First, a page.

What I learned as a developer in 2019 - Part 1
2019 was the year that I probably learned the most as a developer and I wanted to document this for others to see.
Dorothy and The Wizard of Oz
The book “The Wizard of Oz” tells the story of a girl named Dorothy who accidentally travels to a land called Oz and in order for her to find her way home she must find the Wizard of Oz, who will show her how to get home.
During her adventure she meets 3 characters. They are the “Cowardly” Lion, the “Heartless” Tinman, and the “Brainless” Scarecrow. They all agree to find the Wizard together in order to get what they desire most - a way home, courage, a heart, and a brain, respectively.
To frame what I have learned over the past year, I will use the words “Courage”, “Brains”, and “Heart” to describe the values that I have seen in both individuals as well as teams and organizations and why I think they are important for success.
Individuals, teams, and organizations all have a mix of three qualities - courage, brains, and heart. I believe successful organizations demonstrate these qualities at their core.
Teams with Courage
There is a difference between courage and recklessness. They both involve taking risks but I think the difference is that courage involves taking calculated risks based on a level of confidence that any negative consequence of those actions are both unlikely to occur and easy to fix.
From my own experience, a good tech team has courage to release software continuously because they have confidence in the process they have in place to release consistently high quality software with minimal effort or risk.
Organizations with Brains
Organizations are comprised of smart people who are experts in their domain but it’s not enough to just know everything about your specific domain. All of that knowledge is only useful if it is shared with others.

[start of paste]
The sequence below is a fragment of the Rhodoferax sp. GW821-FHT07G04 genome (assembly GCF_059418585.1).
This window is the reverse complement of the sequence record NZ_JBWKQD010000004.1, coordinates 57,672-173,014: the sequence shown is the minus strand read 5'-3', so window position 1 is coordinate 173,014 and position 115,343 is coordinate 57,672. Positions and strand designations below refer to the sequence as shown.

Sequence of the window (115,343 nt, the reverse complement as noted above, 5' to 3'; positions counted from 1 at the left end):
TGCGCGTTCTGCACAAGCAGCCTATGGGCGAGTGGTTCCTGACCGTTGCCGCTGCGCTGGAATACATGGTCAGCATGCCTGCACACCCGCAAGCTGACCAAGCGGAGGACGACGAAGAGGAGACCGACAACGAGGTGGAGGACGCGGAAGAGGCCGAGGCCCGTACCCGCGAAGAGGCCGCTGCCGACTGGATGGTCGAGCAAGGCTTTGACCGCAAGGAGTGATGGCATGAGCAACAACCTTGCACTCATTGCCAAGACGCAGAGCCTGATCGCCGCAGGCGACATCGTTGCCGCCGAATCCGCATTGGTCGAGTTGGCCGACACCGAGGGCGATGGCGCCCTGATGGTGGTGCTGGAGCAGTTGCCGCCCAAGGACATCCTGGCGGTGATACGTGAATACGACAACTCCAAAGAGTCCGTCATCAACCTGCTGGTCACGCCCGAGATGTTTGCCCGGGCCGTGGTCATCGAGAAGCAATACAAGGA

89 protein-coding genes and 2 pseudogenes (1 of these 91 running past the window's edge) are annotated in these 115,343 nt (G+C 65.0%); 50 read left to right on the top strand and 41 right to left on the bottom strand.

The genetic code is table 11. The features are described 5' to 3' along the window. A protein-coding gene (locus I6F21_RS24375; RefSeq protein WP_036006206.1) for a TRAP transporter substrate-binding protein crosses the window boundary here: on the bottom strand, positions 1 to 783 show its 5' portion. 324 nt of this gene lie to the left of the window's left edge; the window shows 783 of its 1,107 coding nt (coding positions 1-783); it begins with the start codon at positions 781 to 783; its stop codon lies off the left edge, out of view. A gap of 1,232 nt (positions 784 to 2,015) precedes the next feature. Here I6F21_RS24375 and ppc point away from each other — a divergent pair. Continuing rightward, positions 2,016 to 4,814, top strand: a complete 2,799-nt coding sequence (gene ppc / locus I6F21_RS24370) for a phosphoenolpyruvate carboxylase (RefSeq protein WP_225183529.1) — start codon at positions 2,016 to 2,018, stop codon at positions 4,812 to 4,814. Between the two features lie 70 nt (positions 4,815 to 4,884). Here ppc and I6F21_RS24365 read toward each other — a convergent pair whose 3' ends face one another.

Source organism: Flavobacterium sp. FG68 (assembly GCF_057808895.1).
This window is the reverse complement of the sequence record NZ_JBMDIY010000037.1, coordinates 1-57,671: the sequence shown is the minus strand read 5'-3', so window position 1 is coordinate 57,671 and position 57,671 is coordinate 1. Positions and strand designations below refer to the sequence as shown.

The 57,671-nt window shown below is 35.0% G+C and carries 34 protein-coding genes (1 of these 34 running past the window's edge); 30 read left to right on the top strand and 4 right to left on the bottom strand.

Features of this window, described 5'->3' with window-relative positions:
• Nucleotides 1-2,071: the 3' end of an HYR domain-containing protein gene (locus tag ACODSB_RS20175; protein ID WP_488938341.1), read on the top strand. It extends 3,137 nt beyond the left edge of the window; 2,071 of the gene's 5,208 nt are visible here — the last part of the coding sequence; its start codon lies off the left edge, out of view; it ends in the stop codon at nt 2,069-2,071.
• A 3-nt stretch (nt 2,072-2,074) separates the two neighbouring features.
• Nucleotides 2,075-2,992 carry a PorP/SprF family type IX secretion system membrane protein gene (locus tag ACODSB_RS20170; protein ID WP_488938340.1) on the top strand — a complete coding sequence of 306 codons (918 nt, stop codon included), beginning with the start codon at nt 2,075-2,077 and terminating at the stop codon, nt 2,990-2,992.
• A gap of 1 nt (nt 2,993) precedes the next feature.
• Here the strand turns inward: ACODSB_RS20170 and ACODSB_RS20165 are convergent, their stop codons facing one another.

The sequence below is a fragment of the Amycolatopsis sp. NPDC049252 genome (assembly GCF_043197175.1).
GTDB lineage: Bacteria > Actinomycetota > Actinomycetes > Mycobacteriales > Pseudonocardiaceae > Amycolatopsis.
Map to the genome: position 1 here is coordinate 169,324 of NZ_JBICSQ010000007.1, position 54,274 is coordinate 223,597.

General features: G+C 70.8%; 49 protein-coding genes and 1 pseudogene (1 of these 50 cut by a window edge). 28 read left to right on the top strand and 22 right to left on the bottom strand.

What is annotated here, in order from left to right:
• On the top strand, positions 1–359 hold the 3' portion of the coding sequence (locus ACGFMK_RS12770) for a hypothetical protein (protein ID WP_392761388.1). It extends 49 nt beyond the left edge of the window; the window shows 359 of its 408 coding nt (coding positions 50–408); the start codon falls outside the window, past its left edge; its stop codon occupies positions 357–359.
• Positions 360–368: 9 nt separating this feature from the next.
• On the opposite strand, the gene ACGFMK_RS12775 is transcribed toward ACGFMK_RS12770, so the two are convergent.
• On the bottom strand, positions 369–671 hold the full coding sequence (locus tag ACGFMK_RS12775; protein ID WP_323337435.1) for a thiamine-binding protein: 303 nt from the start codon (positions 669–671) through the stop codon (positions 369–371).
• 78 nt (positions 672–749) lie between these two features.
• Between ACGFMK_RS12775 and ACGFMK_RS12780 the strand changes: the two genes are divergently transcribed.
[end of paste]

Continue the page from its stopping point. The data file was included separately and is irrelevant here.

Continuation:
I have learned from individual contributors who are experts in their domain but are also curious about knowing at least a little about all the parts of the business and actively seek opportunities to learn from others and share what they know.
These contributors are multipliers of other workers success because they are excited about creating processes and tools to make other workers jobs more efficient thus saving the business money and opening up opportunities for creating even more opportunities.
Individuals with Heart
As a developer I am acutely aware that sometimes we make mistakes when we are under stress at work due to time pressures or even personal issues. It is important that we are not so hard on ourselves and be vulnerable enough to ask for help when needed.
Contributors who can emphasize with co-workers open up opportunities for collaboration and communication. This makes it easier for others who are struggling to open up and ask for help. Again, this is good for the business because through frequent check-ins teams can detect issues quicker and get back on the right path.
In part 2 of “What I learned in 2019”, I will talk about some technical things learned about code and architecture.